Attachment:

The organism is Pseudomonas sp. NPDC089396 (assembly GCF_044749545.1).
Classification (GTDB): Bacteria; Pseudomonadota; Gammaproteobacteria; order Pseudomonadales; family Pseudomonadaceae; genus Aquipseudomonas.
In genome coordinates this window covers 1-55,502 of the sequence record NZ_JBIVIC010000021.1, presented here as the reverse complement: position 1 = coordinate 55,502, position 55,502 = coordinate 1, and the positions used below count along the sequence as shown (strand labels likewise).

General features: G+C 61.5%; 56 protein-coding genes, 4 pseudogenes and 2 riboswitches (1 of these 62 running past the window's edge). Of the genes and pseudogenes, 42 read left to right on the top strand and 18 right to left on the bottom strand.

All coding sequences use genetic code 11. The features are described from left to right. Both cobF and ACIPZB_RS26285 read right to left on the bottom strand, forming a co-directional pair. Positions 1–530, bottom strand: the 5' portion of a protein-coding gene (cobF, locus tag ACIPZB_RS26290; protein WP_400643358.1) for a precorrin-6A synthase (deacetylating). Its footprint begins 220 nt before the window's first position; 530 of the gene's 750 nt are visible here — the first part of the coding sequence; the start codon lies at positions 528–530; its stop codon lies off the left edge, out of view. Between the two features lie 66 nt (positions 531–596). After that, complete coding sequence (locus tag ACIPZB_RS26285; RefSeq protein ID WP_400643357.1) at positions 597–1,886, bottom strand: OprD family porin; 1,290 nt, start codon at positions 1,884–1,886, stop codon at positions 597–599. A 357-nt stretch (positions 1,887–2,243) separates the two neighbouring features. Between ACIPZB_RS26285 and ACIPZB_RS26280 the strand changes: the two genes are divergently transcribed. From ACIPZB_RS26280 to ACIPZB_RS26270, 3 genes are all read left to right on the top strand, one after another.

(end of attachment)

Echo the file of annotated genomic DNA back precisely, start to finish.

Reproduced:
The organism is Pseudomonas sp. NPDC089396 (assembly GCF_044749545.1).
Classification (GTDB): Bacteria; Pseudomonadota; Gammaproteobacteria; order Pseudomonadales; family Pseudomonadaceae; genus Aquipseudomonas.
In genome coordinates this window covers 1-55,502 of the sequence record NZ_JBIVIC010000021.1, presented here as the reverse complement: position 1 = coordinate 55,502, position 55,502 = coordinate 1, and the positions used below count along the sequence as shown (strand labels likewise).

General features: G+C 61.5%; 56 protein-coding genes, 4 pseudogenes and 2 riboswitches (1 of these 62 running past the window's edge). Of the genes and pseudogenes, 42 read left to right on the top strand and 18 right to left on the bottom strand.

All coding sequences use genetic code 11. The features are described from left to right. Both cobF and ACIPZB_RS26285 read right to left on the bottom strand, forming a co-directional pair. Positions 1–530, bottom strand: the 5' portion of a protein-coding gene (cobF, locus tag ACIPZB_RS26290; protein WP_400643358.1) for a precorrin-6A synthase (deacetylating). Its footprint begins 220 nt before the window's first position; 530 of the gene's 750 nt are visible here — the first part of the coding sequence; the start codon lies at positions 528–530; its stop codon lies off the left edge, out of view. Between the two features lie 66 nt (positions 531–596). After that, complete coding sequence (locus tag ACIPZB_RS26285; RefSeq protein ID WP_400643357.1) at positions 597–1,886, bottom strand: OprD family porin; 1,290 nt, start codon at positions 1,884–1,886, stop codon at positions 597–599. A 357-nt stretch (positions 1,887–2,243) separates the two neighbouring features. Between ACIPZB_RS26285 and ACIPZB_RS26280 the strand changes: the two genes are divergently transcribed. From ACIPZB_RS26280 to ACIPZB_RS26270, 3 genes are all read left to right on the top strand, one after another.